Are Himalayan Siamese cats hypoallergenic?
Cat allergies are triggered by proteins in their saliva, which get transferred onto their coat when they groom themselves. All cat produce these proteins, regardless of their coat type. So no cat breed can be said to be hypoallergenic. If you suffer from cat allergies, unfortunately the Himalayan Siamese is probably not a suitable pet for you.
Himalayan Siamese cat health problems
The Siamese Himalayan cat mix is vulnerable to some hereditary health problems which affect their parent breeds, namely:
- Brachycephalic airway problems
- Polycystic kidney disease
These conditions are both common in Persian cats, and therefore a possibility for Himalayan cats and their offspring too. To mitigate against them, have a candid chat with your breeder about the health of both parents, but especially the Himalayan parent.
Like all cats this mix is also going to be susceptible to some acquired health problems over their lifetime, including
Himalayan Siamese cat lifespan
Most Siamese cats live for 11 to 19 years. So far, research into feline longevity hasn’t included Himalayans as a distinct breed in its own right. Where the lifespan of Himalayan cats has been reported by owners, presumably it is added to the ‘crossbreed’ category in relevant studies. But, we know that most Persian cats live between 12 and 17 years. In fact, the average lifespan of both Siamese and Persian cats is 14 years, so the average lifespan of a Himalayan is likely to be the same again. And the likely life expectancy of a Siamese Himalayan cat mix is also 14 years. But with good care, pet cats of all types are increasingly reaching their late teens and early twenties. So this is no short term commitment!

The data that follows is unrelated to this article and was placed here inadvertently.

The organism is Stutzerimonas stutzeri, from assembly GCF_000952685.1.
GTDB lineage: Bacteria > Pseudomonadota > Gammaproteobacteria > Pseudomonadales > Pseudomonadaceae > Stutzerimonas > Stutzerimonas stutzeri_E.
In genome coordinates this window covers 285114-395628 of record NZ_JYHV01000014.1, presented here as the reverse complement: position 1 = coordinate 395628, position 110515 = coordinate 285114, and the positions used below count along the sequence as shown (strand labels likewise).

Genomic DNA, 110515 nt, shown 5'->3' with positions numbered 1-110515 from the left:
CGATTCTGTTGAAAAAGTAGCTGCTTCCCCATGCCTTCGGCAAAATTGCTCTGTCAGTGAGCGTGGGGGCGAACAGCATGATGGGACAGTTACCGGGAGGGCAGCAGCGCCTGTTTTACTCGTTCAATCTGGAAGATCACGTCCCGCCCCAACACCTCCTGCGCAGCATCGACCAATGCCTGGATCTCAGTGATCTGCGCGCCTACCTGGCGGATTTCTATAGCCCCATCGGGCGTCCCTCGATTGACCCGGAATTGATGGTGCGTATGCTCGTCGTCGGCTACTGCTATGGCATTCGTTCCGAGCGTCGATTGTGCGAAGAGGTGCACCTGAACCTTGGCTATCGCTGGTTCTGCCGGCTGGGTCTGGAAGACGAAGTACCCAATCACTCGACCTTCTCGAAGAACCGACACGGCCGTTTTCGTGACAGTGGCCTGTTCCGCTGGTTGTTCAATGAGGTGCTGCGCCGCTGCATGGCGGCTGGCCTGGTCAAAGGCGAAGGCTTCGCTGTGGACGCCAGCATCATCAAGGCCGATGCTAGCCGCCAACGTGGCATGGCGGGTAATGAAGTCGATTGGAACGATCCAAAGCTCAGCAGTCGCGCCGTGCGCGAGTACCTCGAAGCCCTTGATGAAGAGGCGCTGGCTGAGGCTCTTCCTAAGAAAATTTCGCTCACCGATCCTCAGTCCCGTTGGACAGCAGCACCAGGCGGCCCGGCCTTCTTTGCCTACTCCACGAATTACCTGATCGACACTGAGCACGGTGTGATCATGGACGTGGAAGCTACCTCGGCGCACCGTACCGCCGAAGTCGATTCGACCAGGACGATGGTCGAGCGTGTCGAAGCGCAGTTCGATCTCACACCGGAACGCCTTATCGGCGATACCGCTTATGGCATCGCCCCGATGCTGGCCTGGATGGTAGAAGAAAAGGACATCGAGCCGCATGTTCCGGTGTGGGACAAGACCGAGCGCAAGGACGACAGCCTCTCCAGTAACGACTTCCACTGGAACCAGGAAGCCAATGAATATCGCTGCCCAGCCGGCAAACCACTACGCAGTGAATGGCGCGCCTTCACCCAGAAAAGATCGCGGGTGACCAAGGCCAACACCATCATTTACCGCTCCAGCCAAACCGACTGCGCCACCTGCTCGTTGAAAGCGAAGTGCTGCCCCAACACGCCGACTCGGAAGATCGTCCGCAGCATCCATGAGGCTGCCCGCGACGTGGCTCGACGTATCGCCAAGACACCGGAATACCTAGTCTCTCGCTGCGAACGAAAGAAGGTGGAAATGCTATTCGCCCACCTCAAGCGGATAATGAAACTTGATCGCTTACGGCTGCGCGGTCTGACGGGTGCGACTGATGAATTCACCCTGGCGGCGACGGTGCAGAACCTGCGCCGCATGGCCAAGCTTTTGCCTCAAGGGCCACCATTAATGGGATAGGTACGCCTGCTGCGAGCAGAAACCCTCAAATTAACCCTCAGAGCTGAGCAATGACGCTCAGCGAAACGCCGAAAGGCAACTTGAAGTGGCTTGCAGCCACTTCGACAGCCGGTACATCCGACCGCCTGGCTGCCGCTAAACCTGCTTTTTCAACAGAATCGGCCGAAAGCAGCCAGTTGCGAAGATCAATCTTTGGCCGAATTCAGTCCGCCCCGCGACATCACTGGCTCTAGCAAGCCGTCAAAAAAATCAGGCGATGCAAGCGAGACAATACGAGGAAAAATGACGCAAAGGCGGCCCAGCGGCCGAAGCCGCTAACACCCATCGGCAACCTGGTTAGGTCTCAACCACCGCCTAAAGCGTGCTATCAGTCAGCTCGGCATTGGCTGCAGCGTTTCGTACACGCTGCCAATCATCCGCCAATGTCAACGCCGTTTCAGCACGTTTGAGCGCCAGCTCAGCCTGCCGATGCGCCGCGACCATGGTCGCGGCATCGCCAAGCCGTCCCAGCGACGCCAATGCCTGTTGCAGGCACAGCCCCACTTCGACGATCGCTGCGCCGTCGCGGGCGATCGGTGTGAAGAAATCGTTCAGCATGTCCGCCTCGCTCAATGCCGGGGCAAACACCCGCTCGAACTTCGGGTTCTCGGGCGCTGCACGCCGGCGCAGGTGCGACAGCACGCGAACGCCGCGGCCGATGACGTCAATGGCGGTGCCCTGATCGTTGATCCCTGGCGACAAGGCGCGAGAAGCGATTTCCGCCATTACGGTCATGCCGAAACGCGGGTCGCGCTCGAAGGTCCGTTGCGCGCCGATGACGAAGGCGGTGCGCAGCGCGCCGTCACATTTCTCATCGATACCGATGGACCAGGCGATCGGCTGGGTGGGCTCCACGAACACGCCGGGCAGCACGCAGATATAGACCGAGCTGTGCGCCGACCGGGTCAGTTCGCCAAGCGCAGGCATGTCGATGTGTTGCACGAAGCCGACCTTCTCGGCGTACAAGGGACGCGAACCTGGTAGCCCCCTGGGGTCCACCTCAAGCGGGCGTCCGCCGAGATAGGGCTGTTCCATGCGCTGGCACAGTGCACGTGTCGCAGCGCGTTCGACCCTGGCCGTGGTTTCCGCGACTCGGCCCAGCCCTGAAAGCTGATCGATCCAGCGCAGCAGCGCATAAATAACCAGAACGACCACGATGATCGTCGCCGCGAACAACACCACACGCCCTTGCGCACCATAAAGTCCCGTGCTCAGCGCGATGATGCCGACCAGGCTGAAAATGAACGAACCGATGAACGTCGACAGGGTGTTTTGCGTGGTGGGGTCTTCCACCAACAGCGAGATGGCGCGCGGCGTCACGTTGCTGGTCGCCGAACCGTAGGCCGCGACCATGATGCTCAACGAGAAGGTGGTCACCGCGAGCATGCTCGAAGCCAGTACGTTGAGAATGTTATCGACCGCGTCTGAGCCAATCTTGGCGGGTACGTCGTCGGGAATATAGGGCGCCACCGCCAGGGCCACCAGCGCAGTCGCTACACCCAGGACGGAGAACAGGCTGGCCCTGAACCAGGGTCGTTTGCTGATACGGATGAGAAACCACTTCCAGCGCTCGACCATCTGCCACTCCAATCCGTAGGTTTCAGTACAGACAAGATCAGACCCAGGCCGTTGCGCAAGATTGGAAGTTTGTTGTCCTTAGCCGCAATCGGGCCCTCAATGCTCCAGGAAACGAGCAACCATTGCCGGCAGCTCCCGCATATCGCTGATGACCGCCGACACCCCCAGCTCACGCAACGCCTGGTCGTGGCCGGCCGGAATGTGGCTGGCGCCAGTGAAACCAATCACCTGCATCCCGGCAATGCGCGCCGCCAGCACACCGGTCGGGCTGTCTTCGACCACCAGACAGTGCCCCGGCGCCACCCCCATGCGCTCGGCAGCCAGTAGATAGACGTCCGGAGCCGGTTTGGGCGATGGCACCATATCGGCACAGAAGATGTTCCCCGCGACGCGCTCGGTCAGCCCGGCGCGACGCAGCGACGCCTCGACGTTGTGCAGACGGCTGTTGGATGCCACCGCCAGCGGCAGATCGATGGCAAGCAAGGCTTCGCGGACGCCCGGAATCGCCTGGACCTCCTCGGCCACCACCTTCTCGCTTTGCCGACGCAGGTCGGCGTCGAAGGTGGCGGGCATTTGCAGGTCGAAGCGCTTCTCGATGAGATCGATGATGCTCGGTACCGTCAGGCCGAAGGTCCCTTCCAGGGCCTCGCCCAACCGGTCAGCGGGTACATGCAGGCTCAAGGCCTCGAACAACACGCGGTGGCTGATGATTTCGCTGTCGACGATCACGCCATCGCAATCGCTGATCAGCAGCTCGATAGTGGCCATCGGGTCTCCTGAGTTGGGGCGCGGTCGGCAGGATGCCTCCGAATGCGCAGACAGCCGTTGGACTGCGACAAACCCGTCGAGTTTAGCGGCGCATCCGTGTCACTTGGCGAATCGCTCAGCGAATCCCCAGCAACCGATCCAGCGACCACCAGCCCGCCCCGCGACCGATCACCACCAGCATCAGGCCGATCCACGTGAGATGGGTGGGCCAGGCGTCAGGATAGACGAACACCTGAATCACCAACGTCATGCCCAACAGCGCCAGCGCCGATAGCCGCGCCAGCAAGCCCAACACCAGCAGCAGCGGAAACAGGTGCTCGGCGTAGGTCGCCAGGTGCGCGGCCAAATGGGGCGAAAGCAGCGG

Are Himalayan Siamese cats good pets?
A Himalayan Siamese cat is an engaging and friendly mix. They’re best suited to households which have time to interact and play with them every day, and where they won’t be routinely left alone for long periods. In households where everyone goes out to work during the day, they may get bored, frustrated and distressed, and resort to scratching furniture, vocalizing, and trying to escape as outlets for those feelings.
Himalayan Siamese cat breeders